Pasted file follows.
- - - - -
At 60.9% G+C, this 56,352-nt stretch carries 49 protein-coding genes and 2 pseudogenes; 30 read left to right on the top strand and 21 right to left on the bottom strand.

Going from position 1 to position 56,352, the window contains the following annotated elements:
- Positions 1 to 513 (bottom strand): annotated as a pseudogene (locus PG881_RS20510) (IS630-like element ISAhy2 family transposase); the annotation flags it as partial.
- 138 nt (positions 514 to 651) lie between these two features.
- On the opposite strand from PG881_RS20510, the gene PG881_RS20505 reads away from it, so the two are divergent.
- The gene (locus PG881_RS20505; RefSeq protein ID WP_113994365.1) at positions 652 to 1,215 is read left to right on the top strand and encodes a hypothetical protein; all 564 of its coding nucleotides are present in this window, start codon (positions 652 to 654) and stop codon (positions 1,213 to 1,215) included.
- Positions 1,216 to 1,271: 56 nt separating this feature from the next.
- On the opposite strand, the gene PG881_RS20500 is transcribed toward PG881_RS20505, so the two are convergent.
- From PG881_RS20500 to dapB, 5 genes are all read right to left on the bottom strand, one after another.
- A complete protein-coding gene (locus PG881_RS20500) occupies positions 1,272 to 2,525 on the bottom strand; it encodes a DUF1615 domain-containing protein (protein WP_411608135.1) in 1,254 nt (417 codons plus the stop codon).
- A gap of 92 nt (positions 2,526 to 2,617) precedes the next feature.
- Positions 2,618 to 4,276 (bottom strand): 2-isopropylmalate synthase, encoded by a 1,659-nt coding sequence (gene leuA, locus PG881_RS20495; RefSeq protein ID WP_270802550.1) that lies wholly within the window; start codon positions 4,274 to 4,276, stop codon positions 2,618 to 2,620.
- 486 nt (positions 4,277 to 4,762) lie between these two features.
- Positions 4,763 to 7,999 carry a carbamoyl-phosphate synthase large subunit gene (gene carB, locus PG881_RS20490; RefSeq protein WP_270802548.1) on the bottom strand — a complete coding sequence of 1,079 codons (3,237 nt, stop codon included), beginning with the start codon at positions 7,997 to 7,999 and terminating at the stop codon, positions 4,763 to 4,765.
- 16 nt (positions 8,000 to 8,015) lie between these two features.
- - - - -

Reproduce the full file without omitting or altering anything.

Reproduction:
At 60.9% G+C, this 56,352-nt stretch carries 49 protein-coding genes and 2 pseudogenes; 30 read left to right on the top strand and 21 right to left on the bottom strand.

Going from position 1 to position 56,352, the window contains the following annotated elements:
- Positions 1 to 513 (bottom strand): annotated as a pseudogene (locus PG881_RS20510) (IS630-like element ISAhy2 family transposase); the annotation flags it as partial.
- 138 nt (positions 514 to 651) lie between these two features.
- On the opposite strand from PG881_RS20510, the gene PG881_RS20505 reads away from it, so the two are divergent.
- The gene (locus PG881_RS20505; RefSeq protein ID WP_113994365.1) at positions 652 to 1,215 is read left to right on the top strand and encodes a hypothetical protein; all 564 of its coding nucleotides are present in this window, start codon (positions 652 to 654) and stop codon (positions 1,213 to 1,215) included.
- Positions 1,216 to 1,271: 56 nt separating this feature from the next.
- On the opposite strand, the gene PG881_RS20500 is transcribed toward PG881_RS20505, so the two are convergent.
- From PG881_RS20500 to dapB, 5 genes are all read right to left on the bottom strand, one after another.
- A complete protein-coding gene (locus PG881_RS20500) occupies positions 1,272 to 2,525 on the bottom strand; it encodes a DUF1615 domain-containing protein (protein WP_411608135.1) in 1,254 nt (417 codons plus the stop codon).
- A gap of 92 nt (positions 2,526 to 2,617) precedes the next feature.
- Positions 2,618 to 4,276 (bottom strand): 2-isopropylmalate synthase, encoded by a 1,659-nt coding sequence (gene leuA, locus PG881_RS20495; RefSeq protein ID WP_270802550.1) that lies wholly within the window; start codon positions 4,274 to 4,276, stop codon positions 2,618 to 2,620.
- 486 nt (positions 4,277 to 4,762) lie between these two features.
- Positions 4,763 to 7,999 carry a carbamoyl-phosphate synthase large subunit gene (gene carB, locus PG881_RS20490; RefSeq protein WP_270802548.1) on the bottom strand — a complete coding sequence of 1,079 codons (3,237 nt, stop codon included), beginning with the start codon at positions 7,997 to 7,999 and terminating at the stop codon, positions 4,763 to 4,765.
- 16 nt (positions 8,000 to 8,015) lie between these two features.